Ah, the importance of layering. A good base layer combined with breathable lightweight mid and outer layers can help keep you warm dry and comfortable no matter what mother nature throws your way. A good mid-layer can also function as your jacket around camp. I recently got my hands on the REV’IT! Climate 2 jacket which is a high-tech lightweight mid-layer that also functions as a stand alone jacket. The Climate 2 uses Polartec Alpha, a material primarily developed to provide US Navy Seals with an active insulation layer that’s ultra-thin, lightweight, quick-drying, highly breathable, stretchy, water-repellent, packable and extremely warm, all at the same time. It has been fantastic under riding jackets and on its own around camp or while traveling.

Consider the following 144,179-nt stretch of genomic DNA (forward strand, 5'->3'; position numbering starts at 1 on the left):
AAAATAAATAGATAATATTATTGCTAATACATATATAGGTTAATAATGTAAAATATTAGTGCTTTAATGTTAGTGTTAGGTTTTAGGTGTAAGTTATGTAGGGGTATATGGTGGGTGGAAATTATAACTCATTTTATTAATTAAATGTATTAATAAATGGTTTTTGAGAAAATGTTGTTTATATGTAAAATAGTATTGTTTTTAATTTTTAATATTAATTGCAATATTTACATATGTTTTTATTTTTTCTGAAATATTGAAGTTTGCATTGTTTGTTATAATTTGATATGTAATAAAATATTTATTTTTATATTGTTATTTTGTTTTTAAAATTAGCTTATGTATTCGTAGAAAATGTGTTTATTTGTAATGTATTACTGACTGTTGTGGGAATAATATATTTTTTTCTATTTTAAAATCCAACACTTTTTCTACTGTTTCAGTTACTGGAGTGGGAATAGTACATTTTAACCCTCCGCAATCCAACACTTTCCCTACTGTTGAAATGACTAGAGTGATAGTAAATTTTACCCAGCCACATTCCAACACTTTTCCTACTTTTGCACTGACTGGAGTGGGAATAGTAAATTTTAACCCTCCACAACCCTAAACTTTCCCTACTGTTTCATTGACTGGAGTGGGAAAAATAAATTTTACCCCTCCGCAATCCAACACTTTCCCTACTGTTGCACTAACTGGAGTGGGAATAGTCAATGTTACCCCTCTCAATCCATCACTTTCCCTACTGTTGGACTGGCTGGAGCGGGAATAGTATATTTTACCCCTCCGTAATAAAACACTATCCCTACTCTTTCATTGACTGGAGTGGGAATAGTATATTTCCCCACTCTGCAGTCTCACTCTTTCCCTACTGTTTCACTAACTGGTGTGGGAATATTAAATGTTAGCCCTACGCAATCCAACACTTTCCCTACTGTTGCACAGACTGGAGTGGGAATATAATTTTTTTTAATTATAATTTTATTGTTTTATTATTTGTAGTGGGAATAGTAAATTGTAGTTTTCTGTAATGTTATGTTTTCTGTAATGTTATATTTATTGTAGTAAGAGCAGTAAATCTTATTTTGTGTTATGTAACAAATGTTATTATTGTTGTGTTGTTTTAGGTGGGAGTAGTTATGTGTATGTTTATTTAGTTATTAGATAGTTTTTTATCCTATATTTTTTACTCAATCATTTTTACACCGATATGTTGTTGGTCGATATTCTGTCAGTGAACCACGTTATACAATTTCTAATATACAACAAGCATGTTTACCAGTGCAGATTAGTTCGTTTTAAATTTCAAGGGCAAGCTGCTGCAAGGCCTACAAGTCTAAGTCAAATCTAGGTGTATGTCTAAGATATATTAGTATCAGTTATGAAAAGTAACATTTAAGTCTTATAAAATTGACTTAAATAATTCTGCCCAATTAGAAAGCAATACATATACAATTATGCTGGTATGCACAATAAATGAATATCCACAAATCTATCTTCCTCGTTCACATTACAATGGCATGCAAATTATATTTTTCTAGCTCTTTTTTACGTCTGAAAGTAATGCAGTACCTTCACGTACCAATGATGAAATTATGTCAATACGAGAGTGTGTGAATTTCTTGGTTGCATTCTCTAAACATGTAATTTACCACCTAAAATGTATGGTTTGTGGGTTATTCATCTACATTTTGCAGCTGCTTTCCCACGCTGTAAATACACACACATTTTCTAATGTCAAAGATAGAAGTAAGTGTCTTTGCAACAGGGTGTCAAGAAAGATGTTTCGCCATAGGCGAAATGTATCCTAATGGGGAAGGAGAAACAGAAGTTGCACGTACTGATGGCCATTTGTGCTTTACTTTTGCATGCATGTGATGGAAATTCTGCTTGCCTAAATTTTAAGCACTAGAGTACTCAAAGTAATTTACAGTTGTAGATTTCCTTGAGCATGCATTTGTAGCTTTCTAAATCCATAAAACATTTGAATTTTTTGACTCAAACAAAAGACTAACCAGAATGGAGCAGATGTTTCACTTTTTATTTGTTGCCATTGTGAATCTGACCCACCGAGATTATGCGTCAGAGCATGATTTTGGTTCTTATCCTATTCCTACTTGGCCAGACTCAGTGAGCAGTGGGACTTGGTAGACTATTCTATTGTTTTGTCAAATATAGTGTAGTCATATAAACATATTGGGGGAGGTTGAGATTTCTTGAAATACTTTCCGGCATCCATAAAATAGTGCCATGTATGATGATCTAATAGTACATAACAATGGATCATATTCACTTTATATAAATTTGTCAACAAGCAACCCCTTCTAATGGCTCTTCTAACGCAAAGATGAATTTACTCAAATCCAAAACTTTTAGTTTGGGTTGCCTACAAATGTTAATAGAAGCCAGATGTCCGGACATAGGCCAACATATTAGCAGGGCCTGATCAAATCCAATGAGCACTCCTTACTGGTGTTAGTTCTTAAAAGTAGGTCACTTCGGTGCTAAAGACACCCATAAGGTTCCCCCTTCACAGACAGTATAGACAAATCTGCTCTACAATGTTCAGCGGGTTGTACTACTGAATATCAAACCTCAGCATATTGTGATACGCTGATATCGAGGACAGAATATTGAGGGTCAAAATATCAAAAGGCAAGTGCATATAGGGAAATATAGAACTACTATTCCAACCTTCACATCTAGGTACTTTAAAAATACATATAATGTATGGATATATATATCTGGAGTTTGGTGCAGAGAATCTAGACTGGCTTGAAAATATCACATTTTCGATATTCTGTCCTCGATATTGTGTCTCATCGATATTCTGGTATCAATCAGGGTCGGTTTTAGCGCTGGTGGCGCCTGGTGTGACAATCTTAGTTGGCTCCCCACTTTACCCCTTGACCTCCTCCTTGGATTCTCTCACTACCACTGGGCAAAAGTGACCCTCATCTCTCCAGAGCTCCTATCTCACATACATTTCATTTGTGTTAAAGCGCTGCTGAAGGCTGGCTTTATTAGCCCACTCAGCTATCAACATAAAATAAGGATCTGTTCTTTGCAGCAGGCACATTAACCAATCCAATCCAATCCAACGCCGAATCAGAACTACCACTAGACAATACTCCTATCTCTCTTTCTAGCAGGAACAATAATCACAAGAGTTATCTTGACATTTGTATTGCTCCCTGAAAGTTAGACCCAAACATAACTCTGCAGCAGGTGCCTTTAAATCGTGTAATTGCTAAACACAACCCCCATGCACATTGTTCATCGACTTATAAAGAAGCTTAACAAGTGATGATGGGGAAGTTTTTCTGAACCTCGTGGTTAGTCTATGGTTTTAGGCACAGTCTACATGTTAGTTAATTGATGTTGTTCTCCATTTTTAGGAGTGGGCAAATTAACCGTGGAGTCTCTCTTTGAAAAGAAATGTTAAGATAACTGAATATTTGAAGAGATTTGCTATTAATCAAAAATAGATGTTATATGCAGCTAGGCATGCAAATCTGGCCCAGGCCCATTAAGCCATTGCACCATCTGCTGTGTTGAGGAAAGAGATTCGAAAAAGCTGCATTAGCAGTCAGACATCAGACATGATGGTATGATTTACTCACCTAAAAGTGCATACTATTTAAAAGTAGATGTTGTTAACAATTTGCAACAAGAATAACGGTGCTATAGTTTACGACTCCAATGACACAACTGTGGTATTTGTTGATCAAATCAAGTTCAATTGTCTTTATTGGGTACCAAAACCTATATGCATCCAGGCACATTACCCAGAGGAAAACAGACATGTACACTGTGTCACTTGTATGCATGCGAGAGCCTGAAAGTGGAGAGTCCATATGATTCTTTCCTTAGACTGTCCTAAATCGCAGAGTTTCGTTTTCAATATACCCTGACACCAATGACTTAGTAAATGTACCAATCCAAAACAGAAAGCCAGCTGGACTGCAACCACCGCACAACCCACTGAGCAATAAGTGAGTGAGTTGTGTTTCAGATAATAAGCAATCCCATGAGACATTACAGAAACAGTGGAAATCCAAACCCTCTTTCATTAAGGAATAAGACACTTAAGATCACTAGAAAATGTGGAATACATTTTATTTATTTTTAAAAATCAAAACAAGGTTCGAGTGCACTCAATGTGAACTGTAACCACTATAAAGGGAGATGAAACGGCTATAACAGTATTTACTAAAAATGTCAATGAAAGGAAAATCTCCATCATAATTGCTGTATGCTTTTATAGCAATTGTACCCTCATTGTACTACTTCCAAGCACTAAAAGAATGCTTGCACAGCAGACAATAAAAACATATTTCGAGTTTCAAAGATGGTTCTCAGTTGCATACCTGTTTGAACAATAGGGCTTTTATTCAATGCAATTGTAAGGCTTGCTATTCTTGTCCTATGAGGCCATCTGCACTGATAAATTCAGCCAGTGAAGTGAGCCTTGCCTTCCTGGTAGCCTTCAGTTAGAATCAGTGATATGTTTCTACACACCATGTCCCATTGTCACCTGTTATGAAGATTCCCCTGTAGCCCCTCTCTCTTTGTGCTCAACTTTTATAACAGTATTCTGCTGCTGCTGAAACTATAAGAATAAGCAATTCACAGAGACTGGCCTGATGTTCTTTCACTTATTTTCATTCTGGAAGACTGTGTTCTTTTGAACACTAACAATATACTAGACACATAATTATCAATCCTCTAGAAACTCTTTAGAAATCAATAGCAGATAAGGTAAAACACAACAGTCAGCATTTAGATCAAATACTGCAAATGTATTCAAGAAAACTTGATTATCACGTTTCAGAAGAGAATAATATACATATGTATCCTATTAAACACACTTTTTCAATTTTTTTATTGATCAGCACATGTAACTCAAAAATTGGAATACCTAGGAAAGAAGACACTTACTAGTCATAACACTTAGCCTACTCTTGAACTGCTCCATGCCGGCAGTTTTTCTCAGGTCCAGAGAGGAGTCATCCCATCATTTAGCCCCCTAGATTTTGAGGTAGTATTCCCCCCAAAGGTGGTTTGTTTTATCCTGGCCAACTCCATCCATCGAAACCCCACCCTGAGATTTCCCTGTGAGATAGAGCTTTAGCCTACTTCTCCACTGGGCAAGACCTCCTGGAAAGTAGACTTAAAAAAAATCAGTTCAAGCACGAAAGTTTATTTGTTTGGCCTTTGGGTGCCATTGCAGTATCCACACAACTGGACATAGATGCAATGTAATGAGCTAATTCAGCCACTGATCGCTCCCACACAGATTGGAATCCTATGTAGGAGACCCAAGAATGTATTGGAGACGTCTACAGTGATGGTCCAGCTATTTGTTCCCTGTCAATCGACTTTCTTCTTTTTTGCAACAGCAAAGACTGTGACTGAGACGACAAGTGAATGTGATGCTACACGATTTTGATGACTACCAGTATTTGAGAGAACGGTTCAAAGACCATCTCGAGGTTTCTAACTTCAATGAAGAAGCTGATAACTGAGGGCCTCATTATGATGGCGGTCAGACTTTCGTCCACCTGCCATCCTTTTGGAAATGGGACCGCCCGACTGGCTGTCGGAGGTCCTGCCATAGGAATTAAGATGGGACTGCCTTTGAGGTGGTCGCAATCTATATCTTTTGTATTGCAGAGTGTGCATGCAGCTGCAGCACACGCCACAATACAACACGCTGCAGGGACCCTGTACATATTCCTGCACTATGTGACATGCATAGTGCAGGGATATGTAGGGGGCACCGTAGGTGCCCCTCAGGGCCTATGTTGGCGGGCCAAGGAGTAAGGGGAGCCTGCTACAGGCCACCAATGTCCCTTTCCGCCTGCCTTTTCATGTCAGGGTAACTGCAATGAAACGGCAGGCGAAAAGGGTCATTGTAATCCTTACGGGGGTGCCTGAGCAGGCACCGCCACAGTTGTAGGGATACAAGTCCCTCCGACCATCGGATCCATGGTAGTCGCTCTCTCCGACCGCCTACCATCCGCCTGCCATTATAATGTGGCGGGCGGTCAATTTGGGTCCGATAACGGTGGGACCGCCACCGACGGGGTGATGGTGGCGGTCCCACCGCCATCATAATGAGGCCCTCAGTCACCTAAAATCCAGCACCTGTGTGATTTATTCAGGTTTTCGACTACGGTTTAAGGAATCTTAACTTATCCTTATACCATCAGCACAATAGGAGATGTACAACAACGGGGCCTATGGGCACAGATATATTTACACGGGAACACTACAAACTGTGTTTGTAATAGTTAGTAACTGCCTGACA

There isn’t always a chair available at the end of the trail and sometimes, it’s nice to have one. The Helinox Zero chair I use weighs only 17 ounces and packs down to a 14 inch long 4x4in square. The chair is rated for 265 pounds and is incredibly strong for how lightweight the materials are. The only downside to this model specifically is that it doesn’t put you far off the ground and if the ground is soft, the legs will likely dig in putting you hind end that much closer to just sitting on the ground. Helinox does offer a “ground sheet” that connects the four legs with a square tarpaulin of sorts so the chair won’t sink into the ground.